My mouth dropped open. All I could say was, “Well, everybody knows I’m the best first baseman here.”

    When I told my mother, she thought it was time to enlighten me that this was the way of the world. “Well, that’s how it is. You’ll have your own games.”

    I was a little bit of a tomboy, which didn’t always sit well with them. I...

  14. Frank Kameny The Pioneer
    (pp. 183-193)

    I learned to read when I was about four. An uncle gave me a large book calledThe Knowledge Book. I read through that avidly, and I decided very quickly at the age of four or five that I wanted to become a scientist. A year or so later I narrowed that down to astronomy.

    I went to the Army in 1943, where I became an 81-millimeter mortar crewman. I went overseas in 1944 and fought in Holland. I saw some very intense combat in Germany until the end of the war.

    At that point, I was very much a...

  15. Barry Melton The Guitarist
    (pp. 194-209)

    I grew up in Brighton Beach, Brooklyn, New York. In those days, it seemed like half of Brighton’s population were remnants of the American Communist Party. Both my parents were members of the Party, so I was what they called a “red diaper baby.” I used to deliverDaily Workerswith my brother every day.

    My parents were very sincere, idealistic people. You couldn’t just label them as communists. To do that is to give a simple label to a whole constellation of beliefs about civil rights, human rights, fairness, the ability of labor to organize and have a voice....

  16. David Meɠɠyesy The Linebacker
    (pp. 210-224)

    I didn’t think I’d write a book when I was growing up. My father wasn’t encouraging in that direction. He came from Hungary around the turn of the century when he was nine. He was able to get an eighth-grade education. Then he went on the road as a hobo, riding the rails all around the country to look for work. Eventually he got to Cleveland, where he put himself through night school and became a tool and die maker. He got married. I have an older sister and an older brother. My mother died four months after I was...

  17. Verandah Porche The Queen of Poesie
    (pp. 225-243)

    My name was Linda Jacobs. “When I go to sleep, I never count sheep, I count all the charms about Linda,” that was the song every child got named by in 1945.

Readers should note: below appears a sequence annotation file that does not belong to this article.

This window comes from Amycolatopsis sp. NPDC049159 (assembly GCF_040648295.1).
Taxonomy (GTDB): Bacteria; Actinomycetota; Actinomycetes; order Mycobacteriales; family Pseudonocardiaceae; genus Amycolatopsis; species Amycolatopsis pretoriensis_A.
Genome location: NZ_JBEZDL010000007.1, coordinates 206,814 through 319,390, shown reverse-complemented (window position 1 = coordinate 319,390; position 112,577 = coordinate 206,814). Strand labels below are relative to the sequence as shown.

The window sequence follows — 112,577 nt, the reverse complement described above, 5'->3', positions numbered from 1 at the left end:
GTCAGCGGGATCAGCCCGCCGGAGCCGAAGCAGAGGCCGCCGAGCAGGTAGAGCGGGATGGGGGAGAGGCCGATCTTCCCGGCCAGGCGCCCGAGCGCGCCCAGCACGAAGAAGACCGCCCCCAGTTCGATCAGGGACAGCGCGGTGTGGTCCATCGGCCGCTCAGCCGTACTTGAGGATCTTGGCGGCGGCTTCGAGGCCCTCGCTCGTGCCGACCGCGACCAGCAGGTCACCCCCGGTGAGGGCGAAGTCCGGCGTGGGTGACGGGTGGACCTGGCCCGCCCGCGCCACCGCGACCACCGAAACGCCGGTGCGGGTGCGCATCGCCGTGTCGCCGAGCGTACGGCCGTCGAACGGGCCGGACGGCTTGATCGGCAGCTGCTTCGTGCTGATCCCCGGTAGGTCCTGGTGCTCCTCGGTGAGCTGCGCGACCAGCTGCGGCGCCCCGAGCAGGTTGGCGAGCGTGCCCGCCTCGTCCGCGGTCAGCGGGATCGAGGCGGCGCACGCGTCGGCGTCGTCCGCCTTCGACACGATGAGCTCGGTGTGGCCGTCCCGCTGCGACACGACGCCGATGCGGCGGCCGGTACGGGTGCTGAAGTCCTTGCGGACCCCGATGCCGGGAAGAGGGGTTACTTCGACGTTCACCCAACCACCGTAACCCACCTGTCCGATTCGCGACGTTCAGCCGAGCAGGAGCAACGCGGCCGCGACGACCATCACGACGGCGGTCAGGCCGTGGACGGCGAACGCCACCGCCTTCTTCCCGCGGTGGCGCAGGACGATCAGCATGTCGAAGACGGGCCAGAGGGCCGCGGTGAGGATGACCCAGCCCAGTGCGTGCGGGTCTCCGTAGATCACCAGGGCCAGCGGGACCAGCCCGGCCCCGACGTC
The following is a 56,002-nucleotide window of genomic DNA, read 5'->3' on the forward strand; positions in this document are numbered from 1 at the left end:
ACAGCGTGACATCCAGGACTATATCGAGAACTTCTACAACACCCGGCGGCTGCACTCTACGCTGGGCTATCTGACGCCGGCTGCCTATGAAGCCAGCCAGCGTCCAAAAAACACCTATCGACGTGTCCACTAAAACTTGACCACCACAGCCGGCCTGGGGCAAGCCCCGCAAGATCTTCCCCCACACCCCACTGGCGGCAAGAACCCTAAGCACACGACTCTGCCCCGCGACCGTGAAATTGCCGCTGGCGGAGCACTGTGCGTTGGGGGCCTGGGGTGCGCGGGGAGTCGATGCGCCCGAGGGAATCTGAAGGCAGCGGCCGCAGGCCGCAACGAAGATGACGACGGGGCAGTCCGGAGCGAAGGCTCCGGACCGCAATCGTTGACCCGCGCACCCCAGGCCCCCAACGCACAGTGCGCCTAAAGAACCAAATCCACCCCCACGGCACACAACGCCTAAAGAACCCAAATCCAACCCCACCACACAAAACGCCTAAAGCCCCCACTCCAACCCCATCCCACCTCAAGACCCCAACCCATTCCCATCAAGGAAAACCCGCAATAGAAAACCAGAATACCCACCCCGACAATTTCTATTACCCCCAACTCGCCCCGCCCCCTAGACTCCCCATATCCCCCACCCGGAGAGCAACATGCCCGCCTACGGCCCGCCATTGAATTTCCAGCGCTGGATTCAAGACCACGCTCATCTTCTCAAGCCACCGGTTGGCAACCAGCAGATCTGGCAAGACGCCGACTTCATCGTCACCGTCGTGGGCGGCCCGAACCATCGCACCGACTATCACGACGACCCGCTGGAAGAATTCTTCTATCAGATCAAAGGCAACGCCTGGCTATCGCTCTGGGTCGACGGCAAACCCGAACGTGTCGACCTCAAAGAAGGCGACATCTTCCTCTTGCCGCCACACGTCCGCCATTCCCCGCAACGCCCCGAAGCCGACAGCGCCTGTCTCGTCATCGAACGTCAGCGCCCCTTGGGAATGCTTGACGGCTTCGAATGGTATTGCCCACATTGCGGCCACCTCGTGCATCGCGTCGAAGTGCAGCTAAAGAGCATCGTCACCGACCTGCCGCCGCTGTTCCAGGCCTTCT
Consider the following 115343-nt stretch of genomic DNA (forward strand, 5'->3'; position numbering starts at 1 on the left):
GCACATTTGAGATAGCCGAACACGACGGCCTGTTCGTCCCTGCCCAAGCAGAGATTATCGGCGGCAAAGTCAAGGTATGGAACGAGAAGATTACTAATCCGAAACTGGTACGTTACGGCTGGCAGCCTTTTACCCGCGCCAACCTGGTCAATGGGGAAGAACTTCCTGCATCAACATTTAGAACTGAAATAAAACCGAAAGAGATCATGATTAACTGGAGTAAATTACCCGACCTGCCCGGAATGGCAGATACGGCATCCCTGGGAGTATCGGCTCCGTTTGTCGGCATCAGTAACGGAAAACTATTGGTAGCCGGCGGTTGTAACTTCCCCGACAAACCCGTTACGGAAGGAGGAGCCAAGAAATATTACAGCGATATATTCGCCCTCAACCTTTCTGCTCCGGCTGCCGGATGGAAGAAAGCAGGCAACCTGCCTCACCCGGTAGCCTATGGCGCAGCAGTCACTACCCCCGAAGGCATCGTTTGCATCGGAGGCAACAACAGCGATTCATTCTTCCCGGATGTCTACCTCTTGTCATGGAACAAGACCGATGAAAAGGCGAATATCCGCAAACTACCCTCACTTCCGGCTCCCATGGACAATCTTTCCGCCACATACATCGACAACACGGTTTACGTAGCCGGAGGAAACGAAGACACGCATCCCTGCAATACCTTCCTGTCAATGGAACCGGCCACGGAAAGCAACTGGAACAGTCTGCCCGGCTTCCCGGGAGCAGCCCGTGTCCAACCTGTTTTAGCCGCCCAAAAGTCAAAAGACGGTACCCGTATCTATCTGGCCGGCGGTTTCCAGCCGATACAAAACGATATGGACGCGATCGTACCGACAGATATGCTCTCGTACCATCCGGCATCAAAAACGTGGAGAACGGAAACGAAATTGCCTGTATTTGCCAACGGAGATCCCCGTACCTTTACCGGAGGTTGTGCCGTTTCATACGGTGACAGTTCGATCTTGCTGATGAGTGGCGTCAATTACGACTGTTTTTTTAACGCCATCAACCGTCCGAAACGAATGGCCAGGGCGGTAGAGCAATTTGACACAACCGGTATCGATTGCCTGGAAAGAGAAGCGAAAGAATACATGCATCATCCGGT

I changed it in college. I was reading Doris Lessing and sitting on my front porch, thinking that I needed a whole new personality. Most eighteen-year-olds need a whole new personality. My friends and I were all giving each other names, because we were playful and kooky and full of ourselves. One friend was Ernest Conversation. Another was Luke Warm.

    I wanted to have a name that seemed...

  18. Doris Krause & Barry Levine Allison’s Story
    (pp. 244-266)

    In May 1970 college campuses across the country erupted in protest following President Richard Nixon’s announcement that America had unilaterally extended the Vietnam War by invading Cambodia, a neutral country.

    One of the smallest protests against the invasion of Cambodia occurred at Kent State University, a generally conservative campus in Kent, Ohio. However, Governor James A. Rhodes, who was locked in a tight primary battle for the U.S. Senate, called out the National Guard to occupy the campus on May 2. Two days later, Guardsmen let loose a sixty-one-volley fusillade that killed four unarmed students and injured twelve others. None...

  19. Thanks
    (pp. 267-270)

    It never ceases to amaze me how generous complete strangers can be, and once someone sets aside time to see me for no reason other than the fact that I’ve asked, I’m always troubled when I can’t return the favor by including their comments. This happened with a number of people on this project, and although their words don’t appear in these pages, their wisdom was a powerful force in the shaping of this book.

    Jim Fouratt, Bruce Barthol, Gary “Chicken” Hirsch, Susan and Marty Carey, Happy Traum, Jan Barry, Bill Walton, Jack Weinberg, Bernardine Dohrn, Wolfe Lowenthal, Ben Chaney,...

  20. For Further Reading, Viewing, and Listening
    (pp. 271-276)
  21. Index
    (pp. 277-284)